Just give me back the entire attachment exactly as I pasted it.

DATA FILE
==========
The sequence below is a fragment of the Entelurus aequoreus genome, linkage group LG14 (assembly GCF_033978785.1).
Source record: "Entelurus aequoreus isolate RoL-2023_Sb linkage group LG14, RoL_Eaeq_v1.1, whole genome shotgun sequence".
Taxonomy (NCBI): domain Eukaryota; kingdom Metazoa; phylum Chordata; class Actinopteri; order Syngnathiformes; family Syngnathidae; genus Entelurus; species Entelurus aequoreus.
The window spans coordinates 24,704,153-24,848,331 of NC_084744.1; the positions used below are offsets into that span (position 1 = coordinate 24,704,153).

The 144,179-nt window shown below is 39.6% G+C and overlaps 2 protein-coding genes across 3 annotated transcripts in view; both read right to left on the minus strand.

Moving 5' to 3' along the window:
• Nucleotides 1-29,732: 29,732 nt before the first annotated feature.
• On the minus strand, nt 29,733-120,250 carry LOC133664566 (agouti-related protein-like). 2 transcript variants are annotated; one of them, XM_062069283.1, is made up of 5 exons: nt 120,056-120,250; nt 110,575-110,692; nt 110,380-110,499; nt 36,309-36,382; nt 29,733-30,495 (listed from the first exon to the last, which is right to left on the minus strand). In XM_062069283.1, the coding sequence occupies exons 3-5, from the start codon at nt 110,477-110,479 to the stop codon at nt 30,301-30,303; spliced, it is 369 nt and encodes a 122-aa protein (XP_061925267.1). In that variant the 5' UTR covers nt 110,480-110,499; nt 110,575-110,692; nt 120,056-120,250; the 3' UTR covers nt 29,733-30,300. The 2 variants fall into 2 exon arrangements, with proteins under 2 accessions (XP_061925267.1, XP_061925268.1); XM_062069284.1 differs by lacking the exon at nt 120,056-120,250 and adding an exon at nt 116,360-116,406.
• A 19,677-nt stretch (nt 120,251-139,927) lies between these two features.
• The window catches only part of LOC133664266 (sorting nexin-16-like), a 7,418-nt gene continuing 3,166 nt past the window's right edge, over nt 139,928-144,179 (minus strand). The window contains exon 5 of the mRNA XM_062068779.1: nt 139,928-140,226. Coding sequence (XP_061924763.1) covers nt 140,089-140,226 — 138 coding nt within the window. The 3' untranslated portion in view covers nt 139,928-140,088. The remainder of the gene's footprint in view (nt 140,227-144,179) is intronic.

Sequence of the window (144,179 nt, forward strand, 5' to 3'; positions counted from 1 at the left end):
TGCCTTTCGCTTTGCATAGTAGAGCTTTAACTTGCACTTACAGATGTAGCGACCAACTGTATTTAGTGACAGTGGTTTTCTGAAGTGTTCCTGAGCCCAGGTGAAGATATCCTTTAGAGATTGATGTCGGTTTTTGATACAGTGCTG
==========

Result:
The sequence below is a fragment of the Entelurus aequoreus genome, linkage group LG14 (assembly GCF_033978785.1).
Source record: "Entelurus aequoreus isolate RoL-2023_Sb linkage group LG14, RoL_Eaeq_v1.1, whole genome shotgun sequence".
Taxonomy (NCBI): domain Eukaryota; kingdom Metazoa; phylum Chordata; class Actinopteri; order Syngnathiformes; family Syngnathidae; genus Entelurus; species Entelurus aequoreus.
The window spans coordinates 24,704,153-24,848,331 of NC_084744.1; the positions used below are offsets into that span (position 1 = coordinate 24,704,153).

The 144,179-nt window shown below is 39.6% G+C and overlaps 2 protein-coding genes across 3 annotated transcripts in view; both read right to left on the minus strand.

Moving 5' to 3' along the window:
• Nucleotides 1-29,732: 29,732 nt before the first annotated feature.
• On the minus strand, nt 29,733-120,250 carry LOC133664566 (agouti-related protein-like). 2 transcript variants are annotated; one of them, XM_062069283.1, is made up of 5 exons: nt 120,056-120,250; nt 110,575-110,692; nt 110,380-110,499; nt 36,309-36,382; nt 29,733-30,495 (listed from the first exon to the last, which is right to left on the minus strand). In XM_062069283.1, the coding sequence occupies exons 3-5, from the start codon at nt 110,477-110,479 to the stop codon at nt 30,301-30,303; spliced, it is 369 nt and encodes a 122-aa protein (XP_061925267.1). In that variant the 5' UTR covers nt 110,480-110,499; nt 110,575-110,692; nt 120,056-120,250; the 3' UTR covers nt 29,733-30,300. The 2 variants fall into 2 exon arrangements, with proteins under 2 accessions (XP_061925267.1, XP_061925268.1); XM_062069284.1 differs by lacking the exon at nt 120,056-120,250 and adding an exon at nt 116,360-116,406.
• A 19,677-nt stretch (nt 120,251-139,927) lies between these two features.
• The window catches only part of LOC133664266 (sorting nexin-16-like), a 7,418-nt gene continuing 3,166 nt past the window's right edge, over nt 139,928-144,179 (minus strand). The window contains exon 5 of the mRNA XM_062068779.1: nt 139,928-140,226. Coding sequence (XP_061924763.1) covers nt 140,089-140,226 — 138 coding nt within the window. The 3' untranslated portion in view covers nt 139,928-140,088. The remainder of the gene's footprint in view (nt 140,227-144,179) is intronic.

Sequence of the window (144,179 nt, forward strand, 5' to 3'; positions counted from 1 at the left end):
TGCCTTTCGCTTTGCATAGTAGAGCTTTAACTTGCACTTACAGATGTAGCGACCAACTGTATTTAGTGACAGTGGTTTTCTGAAGTGTTCCTGAGCCCAGGTGAAGATATCCTTTAGAGATTGATGTCGGTTTTTGATACAGTGCTG